Consejos para tomar los medicamentos para el corazón

mano con medicamentos

Hay tantos medicamentos disponibles para todo tipo de dolencias que puede resultar difícil llevar la cuenta. Si tiene una cardiopatía, manejar los medicamentos pueden ser doblemente difícil. Es muy probable que deba tomar más de un medicamento todos los días, ya sea recetado o de venta libre. Cada medicamento puede tratar un problema o síntoma diferente y cada uno tiene sus propias instrucciones.

Pruebe estas sugerencias sobre la toma de medicamentos para cardiopatías, que lo ayudarán a cuidar su salud y la de su corazón.

Talk with your doctor and pharmacist

You need to take all your medicines as directed for them to be most effective. Your doctor and pharmacist can help you better understand the correct amounts and when and how often to take both prescription and OTC medicines. To be fully informed, talk with your doctor. Whether you’re taking prescribed medicines, OTC drugs or both, get the answers to these questions:

  • ¿Debo tomar este medicamento en lugar de otro que me han recetado o se trata de un tratamiento adicional?
  • ¿En qué me beneficiará tomar este medicamento?
  • ¿Cuáles son los efectos secundarios comunes?
  • ¿Hay alguna interacción con los demás medicamentos con o sin receta que estoy tomando?
  • ¿Qué alimentos, suplementos y actividades pueden interactuar con este medicamento?
  • ¿Hay condiciones de almacenamiento especiales?
  • ¿Qué debo hacer si se me olvida una dosis?
  • ¿Cuánto tiempo tarda en hacer efecto este medicamento?

Share your information

The American Heart Association recommends making your doctor and pharmacist aware of all the medicines you are taking. This means both prescription and OTC medicines. Let your physician and pharmacist know about any allergies you have. Don’t forget to mention which supplements, herbs, or vitamins you use. Some medicines, foods and supplements or vitamins could conflict with each other and cause problems. If possible, try to go to the same pharmacy each time you fill a prescription.There are benefits to having all of your prescriptions filled at one pharmacy, says Selig D. Corman, R.Ph., director of professional affairs at the Pharmacists Society of the State of New York in Albany. “That provides a complete patient profile so the pharmacist can efficiently counsel proper use of medicines and prevent possible interactions. Also, the pharmacist can determine if the patient is compliant because of intervals between refills.” If the interval between refills is too long, it indicates that a patient could be skipping doses.

On the flip side, notes Selig, if the time between refills is too frequent, this could mean that a patient is taking more medicine than the doctor has prescribed. For your safety, your pharmacist can monitor the timeliness of your refills and alert you if anything out of the ordinary raises a red flag.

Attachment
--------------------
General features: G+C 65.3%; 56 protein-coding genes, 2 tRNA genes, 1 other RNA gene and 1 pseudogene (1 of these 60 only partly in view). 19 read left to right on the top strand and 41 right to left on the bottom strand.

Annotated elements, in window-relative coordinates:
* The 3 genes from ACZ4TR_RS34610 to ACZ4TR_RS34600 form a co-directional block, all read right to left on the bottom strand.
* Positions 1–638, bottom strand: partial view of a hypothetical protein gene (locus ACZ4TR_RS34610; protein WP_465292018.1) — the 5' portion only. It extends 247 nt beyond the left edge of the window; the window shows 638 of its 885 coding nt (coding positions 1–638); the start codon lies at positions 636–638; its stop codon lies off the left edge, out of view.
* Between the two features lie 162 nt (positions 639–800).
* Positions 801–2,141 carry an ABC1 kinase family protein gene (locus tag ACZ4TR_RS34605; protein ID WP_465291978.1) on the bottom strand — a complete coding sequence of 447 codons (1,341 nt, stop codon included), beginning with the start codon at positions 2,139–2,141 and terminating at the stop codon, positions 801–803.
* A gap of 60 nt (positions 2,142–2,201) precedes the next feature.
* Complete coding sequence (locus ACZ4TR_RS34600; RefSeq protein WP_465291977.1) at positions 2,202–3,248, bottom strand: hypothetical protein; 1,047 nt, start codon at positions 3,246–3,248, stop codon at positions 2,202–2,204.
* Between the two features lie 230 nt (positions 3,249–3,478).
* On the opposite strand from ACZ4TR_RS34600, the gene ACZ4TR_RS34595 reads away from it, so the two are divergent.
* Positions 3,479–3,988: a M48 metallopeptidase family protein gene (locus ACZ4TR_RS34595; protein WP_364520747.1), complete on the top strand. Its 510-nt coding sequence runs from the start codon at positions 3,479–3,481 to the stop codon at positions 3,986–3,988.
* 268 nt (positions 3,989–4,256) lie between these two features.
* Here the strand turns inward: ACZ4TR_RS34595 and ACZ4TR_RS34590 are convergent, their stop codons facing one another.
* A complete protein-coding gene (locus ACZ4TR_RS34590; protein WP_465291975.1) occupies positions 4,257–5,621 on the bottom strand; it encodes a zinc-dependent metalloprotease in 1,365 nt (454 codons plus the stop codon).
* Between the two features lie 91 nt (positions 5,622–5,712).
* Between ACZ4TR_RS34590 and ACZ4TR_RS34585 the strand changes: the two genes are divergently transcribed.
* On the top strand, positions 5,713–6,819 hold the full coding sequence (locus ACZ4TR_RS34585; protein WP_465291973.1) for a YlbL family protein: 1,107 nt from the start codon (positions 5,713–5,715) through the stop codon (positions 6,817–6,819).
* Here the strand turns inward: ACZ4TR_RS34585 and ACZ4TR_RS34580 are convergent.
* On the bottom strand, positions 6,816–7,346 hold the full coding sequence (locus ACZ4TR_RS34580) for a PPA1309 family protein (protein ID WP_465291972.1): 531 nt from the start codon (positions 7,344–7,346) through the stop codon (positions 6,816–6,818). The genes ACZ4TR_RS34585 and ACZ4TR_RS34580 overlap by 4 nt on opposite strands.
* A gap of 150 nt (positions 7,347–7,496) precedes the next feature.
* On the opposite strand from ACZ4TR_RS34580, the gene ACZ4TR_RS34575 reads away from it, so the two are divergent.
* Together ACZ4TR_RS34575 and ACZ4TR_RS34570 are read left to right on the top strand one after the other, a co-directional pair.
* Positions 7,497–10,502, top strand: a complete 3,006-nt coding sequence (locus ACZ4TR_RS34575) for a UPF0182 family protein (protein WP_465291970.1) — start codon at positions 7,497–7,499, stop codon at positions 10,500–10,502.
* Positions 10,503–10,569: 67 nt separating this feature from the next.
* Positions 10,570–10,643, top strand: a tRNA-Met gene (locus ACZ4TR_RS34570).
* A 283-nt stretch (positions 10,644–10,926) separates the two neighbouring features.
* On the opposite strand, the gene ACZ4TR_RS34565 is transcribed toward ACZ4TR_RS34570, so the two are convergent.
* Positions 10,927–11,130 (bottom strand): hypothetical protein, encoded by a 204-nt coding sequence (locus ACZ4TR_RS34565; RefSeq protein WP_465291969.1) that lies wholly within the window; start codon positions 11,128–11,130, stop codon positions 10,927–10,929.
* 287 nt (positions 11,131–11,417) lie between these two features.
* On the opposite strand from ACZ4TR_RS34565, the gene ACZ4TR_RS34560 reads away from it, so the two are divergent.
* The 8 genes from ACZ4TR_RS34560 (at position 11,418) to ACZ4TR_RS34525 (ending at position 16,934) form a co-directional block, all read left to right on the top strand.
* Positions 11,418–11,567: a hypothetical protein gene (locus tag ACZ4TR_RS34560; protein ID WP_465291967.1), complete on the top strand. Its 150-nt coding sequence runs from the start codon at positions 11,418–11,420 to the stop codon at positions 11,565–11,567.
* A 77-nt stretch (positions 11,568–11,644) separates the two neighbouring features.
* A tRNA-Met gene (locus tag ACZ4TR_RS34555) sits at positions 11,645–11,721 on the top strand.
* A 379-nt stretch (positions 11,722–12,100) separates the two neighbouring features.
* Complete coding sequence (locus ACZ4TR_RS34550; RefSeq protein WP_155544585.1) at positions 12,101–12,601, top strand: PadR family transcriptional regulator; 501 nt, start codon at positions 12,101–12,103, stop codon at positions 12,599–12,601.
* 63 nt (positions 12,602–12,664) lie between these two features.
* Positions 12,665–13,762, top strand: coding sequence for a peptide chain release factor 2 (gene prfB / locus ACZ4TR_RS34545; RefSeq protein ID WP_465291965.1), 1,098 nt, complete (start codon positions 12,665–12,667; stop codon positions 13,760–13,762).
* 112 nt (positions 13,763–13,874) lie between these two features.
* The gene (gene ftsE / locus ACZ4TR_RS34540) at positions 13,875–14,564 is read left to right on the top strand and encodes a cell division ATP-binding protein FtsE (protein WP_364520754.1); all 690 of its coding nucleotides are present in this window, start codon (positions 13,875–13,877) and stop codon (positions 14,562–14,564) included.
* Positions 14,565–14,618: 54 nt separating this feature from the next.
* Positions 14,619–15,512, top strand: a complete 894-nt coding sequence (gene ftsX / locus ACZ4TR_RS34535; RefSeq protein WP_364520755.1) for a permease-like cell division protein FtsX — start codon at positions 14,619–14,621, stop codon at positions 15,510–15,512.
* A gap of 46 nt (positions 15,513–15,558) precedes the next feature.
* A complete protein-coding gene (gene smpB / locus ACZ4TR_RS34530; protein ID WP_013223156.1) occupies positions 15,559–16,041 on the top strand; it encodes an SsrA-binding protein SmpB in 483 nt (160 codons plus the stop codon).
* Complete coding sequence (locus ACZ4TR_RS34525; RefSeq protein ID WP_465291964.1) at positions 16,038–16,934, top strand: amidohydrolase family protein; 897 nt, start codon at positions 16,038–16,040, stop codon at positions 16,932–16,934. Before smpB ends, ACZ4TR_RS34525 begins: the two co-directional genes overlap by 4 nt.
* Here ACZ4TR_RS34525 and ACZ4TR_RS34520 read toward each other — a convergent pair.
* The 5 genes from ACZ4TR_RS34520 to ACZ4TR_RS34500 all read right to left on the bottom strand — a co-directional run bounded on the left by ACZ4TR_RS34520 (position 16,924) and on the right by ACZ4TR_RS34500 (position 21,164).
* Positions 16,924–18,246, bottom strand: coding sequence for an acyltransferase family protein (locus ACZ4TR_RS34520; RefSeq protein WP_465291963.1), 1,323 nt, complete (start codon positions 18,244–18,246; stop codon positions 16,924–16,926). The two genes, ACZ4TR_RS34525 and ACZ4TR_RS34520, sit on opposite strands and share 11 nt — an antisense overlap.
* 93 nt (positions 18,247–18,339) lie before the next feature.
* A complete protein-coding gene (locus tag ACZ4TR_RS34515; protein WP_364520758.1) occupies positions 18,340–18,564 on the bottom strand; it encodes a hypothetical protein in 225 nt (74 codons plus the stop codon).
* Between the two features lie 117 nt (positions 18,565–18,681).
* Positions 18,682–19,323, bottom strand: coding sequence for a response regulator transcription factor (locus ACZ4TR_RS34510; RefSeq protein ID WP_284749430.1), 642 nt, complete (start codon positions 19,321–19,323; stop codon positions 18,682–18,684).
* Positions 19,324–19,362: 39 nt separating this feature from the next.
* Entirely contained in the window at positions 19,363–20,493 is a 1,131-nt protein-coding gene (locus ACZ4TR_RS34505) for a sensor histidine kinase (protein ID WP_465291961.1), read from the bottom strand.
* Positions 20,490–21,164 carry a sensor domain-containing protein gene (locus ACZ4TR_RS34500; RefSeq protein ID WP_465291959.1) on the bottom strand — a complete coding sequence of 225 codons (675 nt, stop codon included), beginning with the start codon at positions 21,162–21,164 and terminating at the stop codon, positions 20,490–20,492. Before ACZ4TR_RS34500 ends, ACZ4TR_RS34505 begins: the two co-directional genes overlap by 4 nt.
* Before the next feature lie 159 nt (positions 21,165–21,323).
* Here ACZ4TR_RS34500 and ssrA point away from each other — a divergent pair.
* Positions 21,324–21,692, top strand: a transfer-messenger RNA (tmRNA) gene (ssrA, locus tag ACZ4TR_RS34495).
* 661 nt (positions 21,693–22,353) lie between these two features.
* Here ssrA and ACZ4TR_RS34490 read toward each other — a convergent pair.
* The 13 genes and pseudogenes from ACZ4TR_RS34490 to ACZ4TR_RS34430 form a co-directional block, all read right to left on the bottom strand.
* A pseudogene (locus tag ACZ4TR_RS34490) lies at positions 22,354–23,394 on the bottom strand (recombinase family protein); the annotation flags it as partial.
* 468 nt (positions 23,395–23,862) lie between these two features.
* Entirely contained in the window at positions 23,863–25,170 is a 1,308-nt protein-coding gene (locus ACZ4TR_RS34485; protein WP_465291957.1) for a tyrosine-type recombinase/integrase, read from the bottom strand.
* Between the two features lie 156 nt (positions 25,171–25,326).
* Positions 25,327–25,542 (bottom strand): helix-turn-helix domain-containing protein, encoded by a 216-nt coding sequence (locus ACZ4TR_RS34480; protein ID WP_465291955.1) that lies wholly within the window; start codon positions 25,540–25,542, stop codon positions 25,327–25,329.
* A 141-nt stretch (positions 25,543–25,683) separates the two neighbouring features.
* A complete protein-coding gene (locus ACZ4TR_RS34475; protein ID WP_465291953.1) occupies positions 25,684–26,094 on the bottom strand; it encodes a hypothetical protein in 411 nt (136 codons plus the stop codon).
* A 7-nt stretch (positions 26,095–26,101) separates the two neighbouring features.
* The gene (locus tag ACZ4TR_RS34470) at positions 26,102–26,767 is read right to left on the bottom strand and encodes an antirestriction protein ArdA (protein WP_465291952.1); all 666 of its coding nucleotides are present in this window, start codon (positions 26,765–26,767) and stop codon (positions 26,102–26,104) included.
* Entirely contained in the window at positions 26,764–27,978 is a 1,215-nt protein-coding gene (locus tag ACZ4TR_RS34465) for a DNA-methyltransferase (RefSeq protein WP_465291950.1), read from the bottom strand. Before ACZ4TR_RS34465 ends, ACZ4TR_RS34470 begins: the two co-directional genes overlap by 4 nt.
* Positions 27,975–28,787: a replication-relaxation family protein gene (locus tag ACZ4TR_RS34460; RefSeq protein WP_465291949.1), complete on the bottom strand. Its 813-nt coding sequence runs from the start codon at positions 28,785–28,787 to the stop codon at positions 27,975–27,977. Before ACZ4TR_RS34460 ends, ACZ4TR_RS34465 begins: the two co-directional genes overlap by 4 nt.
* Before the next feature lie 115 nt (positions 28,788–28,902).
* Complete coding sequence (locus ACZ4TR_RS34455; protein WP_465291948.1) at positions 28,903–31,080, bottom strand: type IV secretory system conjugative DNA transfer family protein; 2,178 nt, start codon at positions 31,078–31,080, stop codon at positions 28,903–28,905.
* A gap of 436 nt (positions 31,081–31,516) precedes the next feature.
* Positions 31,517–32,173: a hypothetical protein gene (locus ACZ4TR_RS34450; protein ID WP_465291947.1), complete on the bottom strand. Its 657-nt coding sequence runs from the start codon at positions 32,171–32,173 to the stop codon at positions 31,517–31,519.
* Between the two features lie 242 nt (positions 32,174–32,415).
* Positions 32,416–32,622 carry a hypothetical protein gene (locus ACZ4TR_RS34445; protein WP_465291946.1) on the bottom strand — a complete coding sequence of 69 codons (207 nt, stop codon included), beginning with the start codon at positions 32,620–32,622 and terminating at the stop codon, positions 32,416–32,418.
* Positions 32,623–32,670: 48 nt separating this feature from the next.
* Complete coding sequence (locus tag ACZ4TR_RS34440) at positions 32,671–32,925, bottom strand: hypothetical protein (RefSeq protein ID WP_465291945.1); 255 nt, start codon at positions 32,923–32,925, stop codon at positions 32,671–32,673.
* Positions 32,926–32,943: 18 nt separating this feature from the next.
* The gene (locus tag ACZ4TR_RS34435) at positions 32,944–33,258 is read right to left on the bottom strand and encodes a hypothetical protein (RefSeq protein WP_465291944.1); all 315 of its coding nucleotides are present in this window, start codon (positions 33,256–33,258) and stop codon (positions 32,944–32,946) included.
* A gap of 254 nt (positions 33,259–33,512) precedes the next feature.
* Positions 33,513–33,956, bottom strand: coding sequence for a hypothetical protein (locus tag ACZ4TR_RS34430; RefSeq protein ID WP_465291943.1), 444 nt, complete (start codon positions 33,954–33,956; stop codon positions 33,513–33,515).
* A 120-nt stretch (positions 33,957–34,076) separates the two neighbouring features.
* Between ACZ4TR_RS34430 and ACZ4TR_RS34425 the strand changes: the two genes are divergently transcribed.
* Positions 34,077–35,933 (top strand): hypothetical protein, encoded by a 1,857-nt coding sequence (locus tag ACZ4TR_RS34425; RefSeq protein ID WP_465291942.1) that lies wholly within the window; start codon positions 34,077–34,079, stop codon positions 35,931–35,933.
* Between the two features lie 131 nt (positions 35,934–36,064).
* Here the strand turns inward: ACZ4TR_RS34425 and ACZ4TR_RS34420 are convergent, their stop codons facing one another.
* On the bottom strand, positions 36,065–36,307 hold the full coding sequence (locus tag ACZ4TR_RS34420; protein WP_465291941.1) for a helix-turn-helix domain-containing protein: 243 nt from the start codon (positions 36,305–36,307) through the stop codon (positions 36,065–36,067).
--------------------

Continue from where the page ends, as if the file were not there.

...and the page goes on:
It’s also important to try and buy any OTC medicines at the same pharmacy where you get your prescriptions filled. That way, if you have questions about whether an OTC medicine will interact with prescription medicines you are taking, the pharmacist can let you know because he or she will have access to your prescription records.

Mind your meds

Keeping track of your medicines on a daily basis is also important. This can become a challenge if you have to take several different medicines each day. But there are ways to help you remember what you have already taken on any given day and what you still need to take. A plastic pillbox marked with days of the week can be very useful for this purpose. Just be sure to keep it and all medicines up and out of the sight of children who are in, or may visit your home.

You can also keep a list with the names and dosages of all the medicines you’re taking, both prescription and OTC. Be sure to include when you should take them. “The list should be kept in [your] wallet,” says Sophia De Monte, R.Ph., spokeswoman for the American Pharmacists Association. This way you always have it with you. It’s also a good idea to put the list in a visible place at home, like on your fridge.

“For convenience,” she adds, “dosing is scheduled with an easily remembered event—at meals, bedtime, first thing in the morning, breakfast and dinner.” It’s important to follow labeled dosing instructions, so make taking your medicines part of your daily routine. Associate a dose with a daily event.

Upon taking each dose, check off a box on a piece of paper or a calendar. You can even download a medicine tracker app to your smartphone.

Sea constante

"Es muy importante tomar los medicamentos de forma consistente", afirma el Dr. Daniel Spogen, catedrático de Medicina familiar en la Universidad de Nevada, Reno. "Casi siempre hay que tomarlos a la misma hora del día".

Por supuesto, hay ocasiones en las que esto no es posible. Por ejemplo, si se encuentra mal del estómago o tiene gripe, tal vez no pueda tomarse sus medicamentos. Si no puede tomarlos a la hora habitual, es posible que pueda hacerlo más tarde. No obstante, asegúrese de consultar a su médico antes. De acuerdo con Spogen, esto sirve para mantener un nivel uniforme de medicamento en el torrente sanguíneo.

No tome riesgos

Manejar sus medicamentos puede consumir mucho tiempo. Sin embargo, es importante que lo haga, ya que tomar una dosis excesiva o insuficiente de sus medicamentos podría ocasionarle problemas. Para mantener su salud, es fundamental que tome sus medicamentos recetados y de venta libre según las indicaciones del médico, y que dedique algo de tiempo a asegurarse de guardarlos en un lugar seguro.